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Showing posts from February, 2020

My Testimony: The Summer I Learned Black Lives Matter TOO

Photo by Tania Diaz
In the summer of 2016, I was brimming with energy to change the world! I was in my second missionary internship after recently graduating from college with an undergraduate degree in English Writing. Upon my return for the fall semester, I was going to start a graduate degree in Social Work. 
So, one can imagine my enthusiasm when my supervisor took my roommate/co-intern and me to our first protest.
It was a Black Lives Matter rally and I had no idea what to expect. When we arrived, our supervisor warned us that if the police showed up and things got out of hand, we should run. She spoke as casually as a mother repeating house rules to her kids.
I heard her warning, but I’ll be honest that I was distracted. The writer, and future social worker, in me wanted to soak in every little detail.
The crowd gathered before a house turned community center. Surprisingly (to me at the time), there was a diverse crowd, from black community members to supportive members of other…

My Own Valentine: Why We Should Practice Self-Care (and Celebrate Self-Love) in February

Photo by Jess Watters from Pixabay
I don’t know how it happens for other people, but I remember the specific moment I realized I loved myself.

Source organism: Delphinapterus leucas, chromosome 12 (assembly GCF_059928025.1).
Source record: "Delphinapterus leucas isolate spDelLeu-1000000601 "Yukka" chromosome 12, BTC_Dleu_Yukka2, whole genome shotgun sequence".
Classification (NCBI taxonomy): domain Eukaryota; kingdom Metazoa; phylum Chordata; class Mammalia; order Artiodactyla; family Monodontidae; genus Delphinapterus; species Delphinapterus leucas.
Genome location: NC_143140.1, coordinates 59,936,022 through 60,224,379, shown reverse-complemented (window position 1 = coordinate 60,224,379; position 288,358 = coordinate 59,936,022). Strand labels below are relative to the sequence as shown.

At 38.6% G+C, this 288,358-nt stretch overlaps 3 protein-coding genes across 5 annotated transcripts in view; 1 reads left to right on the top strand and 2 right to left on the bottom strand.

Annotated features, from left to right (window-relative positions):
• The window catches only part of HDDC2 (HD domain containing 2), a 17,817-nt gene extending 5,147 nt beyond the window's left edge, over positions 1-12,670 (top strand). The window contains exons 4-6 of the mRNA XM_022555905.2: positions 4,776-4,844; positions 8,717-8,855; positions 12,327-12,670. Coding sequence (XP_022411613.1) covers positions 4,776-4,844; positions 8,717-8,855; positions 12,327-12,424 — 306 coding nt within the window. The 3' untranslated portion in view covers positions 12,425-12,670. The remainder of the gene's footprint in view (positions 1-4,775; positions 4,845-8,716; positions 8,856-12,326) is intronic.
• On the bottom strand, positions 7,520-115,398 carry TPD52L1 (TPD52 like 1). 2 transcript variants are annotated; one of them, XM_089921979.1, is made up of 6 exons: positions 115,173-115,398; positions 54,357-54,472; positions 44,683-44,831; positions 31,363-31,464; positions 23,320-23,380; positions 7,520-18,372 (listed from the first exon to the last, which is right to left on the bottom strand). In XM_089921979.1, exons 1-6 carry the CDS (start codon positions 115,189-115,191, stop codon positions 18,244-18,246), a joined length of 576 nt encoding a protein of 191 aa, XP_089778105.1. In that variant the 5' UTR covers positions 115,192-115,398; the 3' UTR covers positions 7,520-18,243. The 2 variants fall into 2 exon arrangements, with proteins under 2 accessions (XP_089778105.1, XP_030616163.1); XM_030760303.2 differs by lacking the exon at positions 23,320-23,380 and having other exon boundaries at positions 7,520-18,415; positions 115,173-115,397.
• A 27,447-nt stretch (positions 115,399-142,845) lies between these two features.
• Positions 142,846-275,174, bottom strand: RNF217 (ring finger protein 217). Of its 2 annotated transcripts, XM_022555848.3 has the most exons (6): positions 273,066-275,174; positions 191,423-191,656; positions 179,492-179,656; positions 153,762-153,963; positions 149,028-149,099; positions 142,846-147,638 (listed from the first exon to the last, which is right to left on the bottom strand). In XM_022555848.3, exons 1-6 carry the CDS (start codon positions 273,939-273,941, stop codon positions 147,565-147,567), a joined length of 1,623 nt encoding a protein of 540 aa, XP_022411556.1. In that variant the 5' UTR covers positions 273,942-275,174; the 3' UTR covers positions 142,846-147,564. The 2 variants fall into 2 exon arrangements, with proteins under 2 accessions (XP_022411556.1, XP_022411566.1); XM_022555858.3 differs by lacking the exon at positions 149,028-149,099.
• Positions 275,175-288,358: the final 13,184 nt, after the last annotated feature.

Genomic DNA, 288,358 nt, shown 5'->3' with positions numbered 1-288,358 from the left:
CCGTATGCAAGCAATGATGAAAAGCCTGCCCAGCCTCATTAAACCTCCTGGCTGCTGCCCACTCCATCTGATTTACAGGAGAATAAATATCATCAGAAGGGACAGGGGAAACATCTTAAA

A couple of years ago, I had the worst year of my life. I won’t go into details as that could fill a book of its own. Let’s just say my self-esteem was the lowest it has ever been.
As I drove to group therapy, Demi Lovato’s song “Sober” started playing on my radio. I parked just as I heard the last line of the song about apologizing to herself. I immediately started bawling.
The line triggered an image in my mind’s eye, which you might find odd. Just bear with me.
I pictured myself standing tall, looking my best all dressed up and well-groomed. Walking towards me was another version of myself. I’ll refer to that second me as “she” to avoid confusion.
She was dressed in days old clothing and her head was down in shame. She also had her arms crossed over her torso, as if she was hugging herself. Concerned, I met her halfway. She looked up slightly and…